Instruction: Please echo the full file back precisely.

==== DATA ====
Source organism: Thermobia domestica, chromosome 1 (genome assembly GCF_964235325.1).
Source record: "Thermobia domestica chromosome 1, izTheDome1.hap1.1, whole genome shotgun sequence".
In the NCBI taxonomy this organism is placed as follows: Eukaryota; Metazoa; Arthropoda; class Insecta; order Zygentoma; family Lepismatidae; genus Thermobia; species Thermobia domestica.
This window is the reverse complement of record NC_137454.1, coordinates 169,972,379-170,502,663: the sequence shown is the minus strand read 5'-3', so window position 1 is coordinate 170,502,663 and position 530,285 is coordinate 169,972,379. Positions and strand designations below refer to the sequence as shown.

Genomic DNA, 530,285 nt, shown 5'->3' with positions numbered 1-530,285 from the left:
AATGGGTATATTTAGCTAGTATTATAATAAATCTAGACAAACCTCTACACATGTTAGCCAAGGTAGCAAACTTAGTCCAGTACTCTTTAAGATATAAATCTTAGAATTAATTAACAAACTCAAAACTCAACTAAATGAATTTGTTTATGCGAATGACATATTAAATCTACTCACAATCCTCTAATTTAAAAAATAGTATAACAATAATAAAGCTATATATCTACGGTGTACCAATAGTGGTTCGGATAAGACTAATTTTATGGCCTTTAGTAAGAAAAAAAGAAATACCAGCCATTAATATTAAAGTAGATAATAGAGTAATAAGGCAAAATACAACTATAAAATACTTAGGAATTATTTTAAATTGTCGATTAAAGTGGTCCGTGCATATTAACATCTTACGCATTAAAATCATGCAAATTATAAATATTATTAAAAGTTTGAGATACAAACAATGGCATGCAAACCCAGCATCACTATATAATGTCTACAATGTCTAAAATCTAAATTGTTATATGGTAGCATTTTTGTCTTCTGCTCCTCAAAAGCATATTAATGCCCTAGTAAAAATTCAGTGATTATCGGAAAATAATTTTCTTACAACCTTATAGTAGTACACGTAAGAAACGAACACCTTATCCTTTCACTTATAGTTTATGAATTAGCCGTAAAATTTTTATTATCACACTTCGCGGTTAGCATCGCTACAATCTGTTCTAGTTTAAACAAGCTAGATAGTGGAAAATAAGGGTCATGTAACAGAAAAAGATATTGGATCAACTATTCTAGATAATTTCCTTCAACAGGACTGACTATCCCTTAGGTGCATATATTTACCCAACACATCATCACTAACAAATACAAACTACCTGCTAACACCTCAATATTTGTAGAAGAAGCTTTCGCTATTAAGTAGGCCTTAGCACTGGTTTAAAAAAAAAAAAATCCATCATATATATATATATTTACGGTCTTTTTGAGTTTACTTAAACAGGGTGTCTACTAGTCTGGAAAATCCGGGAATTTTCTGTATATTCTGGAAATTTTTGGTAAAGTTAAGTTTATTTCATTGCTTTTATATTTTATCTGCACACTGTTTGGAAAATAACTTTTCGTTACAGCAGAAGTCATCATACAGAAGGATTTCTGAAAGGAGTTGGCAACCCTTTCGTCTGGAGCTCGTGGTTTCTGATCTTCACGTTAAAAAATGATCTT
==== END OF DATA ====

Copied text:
Source organism: Thermobia domestica, chromosome 1 (genome assembly GCF_964235325.1).
Source record: "Thermobia domestica chromosome 1, izTheDome1.hap1.1, whole genome shotgun sequence".
In the NCBI taxonomy this organism is placed as follows: Eukaryota; Metazoa; Arthropoda; class Insecta; order Zygentoma; family Lepismatidae; genus Thermobia; species Thermobia domestica.
This window is the reverse complement of record NC_137454.1, coordinates 169,972,379-170,502,663: the sequence shown is the minus strand read 5'-3', so window position 1 is coordinate 170,502,663 and position 530,285 is coordinate 169,972,379. Positions and strand designations below refer to the sequence as shown.

Genomic DNA, 530,285 nt, shown 5'->3' with positions numbered 1-530,285 from the left:
AATGGGTATATTTAGCTAGTATTATAATAAATCTAGACAAACCTCTACACATGTTAGCCAAGGTAGCAAACTTAGTCCAGTACTCTTTAAGATATAAATCTTAGAATTAATTAACAAACTCAAAACTCAACTAAATGAATTTGTTTATGCGAATGACATATTAAATCTACTCACAATCCTCTAATTTAAAAAATAGTATAACAATAATAAAGCTATATATCTACGGTGTACCAATAGTGGTTCGGATAAGACTAATTTTATGGCCTTTAGTAAGAAAAAAAGAAATACCAGCCATTAATATTAAAGTAGATAATAGAGTAATAAGGCAAAATACAACTATAAAATACTTAGGAATTATTTTAAATTGTCGATTAAAGTGGTCCGTGCATATTAACATCTTACGCATTAAAATCATGCAAATTATAAATATTATTAAAAGTTTGAGATACAAACAATGGCATGCAAACCCAGCATCACTATATAATGTCTACAATGTCTAAAATCTAAATTGTTATATGGTAGCATTTTTGTCTTCTGCTCCTCAAAAGCATATTAATGCCCTAGTAAAAATTCAGTGATTATCGGAAAATAATTTTCTTACAACCTTATAGTAGTACACGTAAGAAACGAACACCTTATCCTTTCACTTATAGTTTATGAATTAGCCGTAAAATTTTTATTATCACACTTCGCGGTTAGCATCGCTACAATCTGTTCTAGTTTAAACAAGCTAGATAGTGGAAAATAAGGGTCATGTAACAGAAAAAGATATTGGATCAACTATTCTAGATAATTTCCTTCAACAGGACTGACTATCCCTTAGGTGCATATATTTACCCAACACATCATCACTAACAAATACAAACTACCTGCTAACACCTCAATATTTGTAGAAGAAGCTTTCGCTATTAAGTAGGCCTTAGCACTGGTTTAAAAAAAAAAAAATCCATCATATATATATATATTTACGGTCTTTTTGAGTTTACTTAAACAGGGTGTCTACTAGTCTGGAAAATCCGGGAATTTTCTGTATATTCTGGAAATTTTTGGTAAAGTTAAGTTTATTTCATTGCTTTTATATTTTATCTGCACACTGTTTGGAAAATAACTTTTCGTTACAGCAGAAGTCATCATACAGAAGGATTTCTGAAAGGAGTTGGCAACCCTTTCGTCTGGAGCTCGTGGTTTCTGATCTTCACGTTAAAAAATGATCTT